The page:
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Gothmog

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Member since: Mon Apr 5, 2004, 04:58 PM
Number of posts: 88,391

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Thank you for the hearts

I really appreciate each and every heart

Vote by Mail Applications from Texas Democratic Party

My club paid for the mailing of ballots to the over 65 voters who have a 60% or higher score on the VAN in my county. Approximately 15,000 such applications were mailed last week and are hitting mail boxes right now.

Juanita Jean has her application and she has posted pictures of the front and back http://www.juanitajean.com/2014/02/07/reason-8251-why-i-hate-republicans/





Please be careful in that the GOP has been sending vote by mail applications for the GOP primary to good democrats including Juanita Jean. Make sure that your application is for the Democratic Primary and not the GOP primary. If you filled out an application for the GOP primary by mistake, you can either go to the election office with your ballot to have it canceled and a new ballot issued for the Texas Democratic Primary or bring the ballot to either an early voting or your precinct on election/primary day to have that ballot canceled. You should be able to vote in the Democratic primary even if the GOP fooled you.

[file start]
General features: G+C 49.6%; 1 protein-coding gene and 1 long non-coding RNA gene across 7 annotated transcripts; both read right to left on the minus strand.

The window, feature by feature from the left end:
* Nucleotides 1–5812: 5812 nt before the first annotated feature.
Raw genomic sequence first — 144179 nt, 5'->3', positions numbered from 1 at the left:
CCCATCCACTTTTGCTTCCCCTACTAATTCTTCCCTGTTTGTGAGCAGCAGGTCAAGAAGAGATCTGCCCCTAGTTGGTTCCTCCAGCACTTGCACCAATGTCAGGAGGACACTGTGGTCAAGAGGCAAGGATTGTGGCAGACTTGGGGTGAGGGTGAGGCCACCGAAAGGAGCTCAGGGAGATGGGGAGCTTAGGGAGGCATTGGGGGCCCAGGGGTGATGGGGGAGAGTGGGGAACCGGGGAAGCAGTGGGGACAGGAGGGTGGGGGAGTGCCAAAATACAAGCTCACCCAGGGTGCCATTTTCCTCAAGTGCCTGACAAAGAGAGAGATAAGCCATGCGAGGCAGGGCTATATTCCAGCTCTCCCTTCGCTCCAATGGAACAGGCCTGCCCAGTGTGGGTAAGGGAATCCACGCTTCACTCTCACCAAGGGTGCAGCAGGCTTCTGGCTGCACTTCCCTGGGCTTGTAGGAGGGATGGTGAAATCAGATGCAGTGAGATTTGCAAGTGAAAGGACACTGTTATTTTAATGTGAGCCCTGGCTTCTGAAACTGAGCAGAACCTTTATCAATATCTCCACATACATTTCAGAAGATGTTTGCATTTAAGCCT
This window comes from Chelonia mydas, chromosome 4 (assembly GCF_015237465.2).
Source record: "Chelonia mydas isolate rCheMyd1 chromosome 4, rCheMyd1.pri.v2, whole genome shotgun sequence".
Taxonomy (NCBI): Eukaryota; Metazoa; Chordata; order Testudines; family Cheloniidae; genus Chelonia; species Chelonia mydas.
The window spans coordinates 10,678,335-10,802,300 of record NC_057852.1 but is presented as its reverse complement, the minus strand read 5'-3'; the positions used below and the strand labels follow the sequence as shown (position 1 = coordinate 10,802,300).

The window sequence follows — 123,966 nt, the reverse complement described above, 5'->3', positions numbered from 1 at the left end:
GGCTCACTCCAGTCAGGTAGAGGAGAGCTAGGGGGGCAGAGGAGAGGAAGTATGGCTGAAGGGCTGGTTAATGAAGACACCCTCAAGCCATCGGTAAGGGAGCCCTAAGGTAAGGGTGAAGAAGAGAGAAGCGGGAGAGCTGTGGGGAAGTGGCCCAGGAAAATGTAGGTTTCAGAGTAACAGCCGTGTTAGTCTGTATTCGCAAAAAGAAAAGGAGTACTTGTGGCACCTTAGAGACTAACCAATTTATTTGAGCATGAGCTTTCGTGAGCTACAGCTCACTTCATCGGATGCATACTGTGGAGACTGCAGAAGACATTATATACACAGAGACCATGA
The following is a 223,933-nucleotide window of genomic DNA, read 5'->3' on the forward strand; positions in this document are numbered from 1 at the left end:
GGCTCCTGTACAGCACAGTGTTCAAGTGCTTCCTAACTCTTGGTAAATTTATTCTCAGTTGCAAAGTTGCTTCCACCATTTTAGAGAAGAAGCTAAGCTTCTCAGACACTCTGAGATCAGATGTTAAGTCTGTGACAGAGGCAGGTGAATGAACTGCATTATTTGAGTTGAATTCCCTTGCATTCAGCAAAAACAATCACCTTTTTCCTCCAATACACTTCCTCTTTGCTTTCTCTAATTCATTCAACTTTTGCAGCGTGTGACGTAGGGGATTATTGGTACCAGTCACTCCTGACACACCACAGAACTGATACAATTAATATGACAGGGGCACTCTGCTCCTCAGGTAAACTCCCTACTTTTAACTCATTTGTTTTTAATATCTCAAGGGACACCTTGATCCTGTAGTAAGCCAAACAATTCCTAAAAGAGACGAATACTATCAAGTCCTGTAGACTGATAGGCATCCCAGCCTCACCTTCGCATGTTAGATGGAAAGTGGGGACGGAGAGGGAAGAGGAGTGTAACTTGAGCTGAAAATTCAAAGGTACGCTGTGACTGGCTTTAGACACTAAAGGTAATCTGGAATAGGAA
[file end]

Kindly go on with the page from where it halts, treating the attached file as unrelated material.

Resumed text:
Cartoon on Fox News fact checkers

Texas Voter ID law is a poll tax

Only one of the plaintiffs in the Texas voter id lawsuit are pushing the concept that the Texas voter id law is a poll tax. There are two lower court rulings in Georgia and Arizona that have rejected this concept but I still think that this is a good argument. Here is some of my research.

Texas is one of a few states with no opt out provision where a voter can vote by signing an affidavit attesting to the fact that they are unable to get the required documents to get the id. Wisconsin has a similar law and that case is pending.bill http://m.jsonline.com/230511991.htm

One difference between Wisconsin's law and Indiana's concerns those unable to get identification. In Indiana, people who can't get IDs can sign sworn statements and still vote. In Wisconsin, there is no such system.

Wisconsin makes state IDs available for voting for free, but some voters find they still have to pay fees for birth certificates or other documents necessary to qualify for the free IDs. That amounts to an unconstitutional poll tax, opponents of the law say.